On November 16, Claude Monet’s Meule (Grainstack) from an important American collection will be among the highlights of Christie’s Impressionist & Modern Art Evening Sale in New York. This important painting is recognized as one of the culminating and finest examples of Monet’s Grainstack series. Meule will be on display to the public at Christie’s Rockefeller Center galleries beginning November 5. In advance of the November 16 sale, Christie’s will exhibit this painting for the first time in Asia at Christie’s Hong Kong October 17-19 and then at Christie’s London October 24-25.
Jussi Pylkkänen, Christie’s Global President, remarked: “In recent years we have been extremely aware of the growing passion for classic Impressionist paintings amongst our leading Asian Collectors. This work is simply a masterpiece by Monet the genius of plein air painting, and we unveil it in Asia for the very first time. It is an honour to bring this great Monet to Hong Kong.”
The Grainstack series – some twenty-five canvases in all – was the most challenging and revolutionary endeavor that Monet, then fifty years old, had ever undertaken. While he had experimented during the later 1880s with depicting a single landscape subject under different lighting and weather conditions, never before had he conceived of painting so many pictures that were differentiated almost entirely through color, touch, and atmospheric effect. The present painting is among the most formally adventurous of all the Grainstacks – part of a trio of canvases in which a single conical meule is seen close up and cropped by the painting’s edge, transcending naturalism in form and color alike.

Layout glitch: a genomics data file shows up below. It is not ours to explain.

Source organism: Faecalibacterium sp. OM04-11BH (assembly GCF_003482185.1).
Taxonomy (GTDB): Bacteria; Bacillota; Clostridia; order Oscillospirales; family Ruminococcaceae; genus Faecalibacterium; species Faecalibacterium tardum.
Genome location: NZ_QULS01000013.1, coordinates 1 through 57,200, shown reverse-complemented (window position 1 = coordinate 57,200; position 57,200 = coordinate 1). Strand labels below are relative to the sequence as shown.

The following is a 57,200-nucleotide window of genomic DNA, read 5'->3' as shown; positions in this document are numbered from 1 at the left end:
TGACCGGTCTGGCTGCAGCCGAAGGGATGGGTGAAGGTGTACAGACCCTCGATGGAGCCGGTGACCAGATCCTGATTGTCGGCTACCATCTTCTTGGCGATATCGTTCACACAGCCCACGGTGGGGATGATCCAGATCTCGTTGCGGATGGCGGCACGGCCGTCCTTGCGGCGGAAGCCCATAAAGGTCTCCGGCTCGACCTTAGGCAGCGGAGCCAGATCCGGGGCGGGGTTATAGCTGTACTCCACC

Conor Jordan, Deputy Chairman of Impressionist and Modern Art, comments: “Claude Monet’s Meule, a work of shimmering beauty, is one of the last remaining examples in private hands of the artist’s momentous series of Grainstack paintings executed over the winter of 1890-1891. A rhapsody of twilight atmosphere, Meule is rendered with a weft of jewel-like color that evokes both radiant glory of a moment and the universal qualities of the passage of time in nature.”
Monet needed only to walk out his door at Giverny, to a field known as the Clos Morin that lay just west of his home, to find his motif. He set up his easel near the boundary wall of his garden, looking west across the field toward the hills on the far bank of the Seine. There, following the harvest, local farmers piled hundreds of sheaves of bound grain stalks into tightly packed stacks, rising from fifteen to twenty feet in height and capped with thatched conical roofs. These served as storage facilities, protecting the crop from moisture and rodents until spring, when the grain could be more easily separated from the chaff. The grainstacks represented the local farmers’ livelihood – the fruits of their labors and their hopes for the future.
Monet and his art dealer Durand-Ruel exhibited fifteen Meules in May 1891 to great acclaim and by the close of 1891, all but two of the Grainstacks had left the artist’s studio. The present painting is one of five from the series that the American-based dealer Knoedler selected from the artist in September 1891, and the only one from that group to remain today in private hands.
A majority of the Grainstacks series are housed in major art museums around the world, including the Musée d’Orsay, The Metropolitan Museum of Art, the Art Institute of Chicago, and the National Gallery of Scotland, while few are held in private collections. In recent years, prices for exceptional examples of Monet’s work have soared, driven by demand from collectors worldwide for masterpiece quality works by the greatest master of the Impressionist period. The top price at auction for any Monet painting is $80.4 million for Le Bassin aux nympheas from 1919, sold at Christie’s London in June 2008 against an estimate of $35-47 million.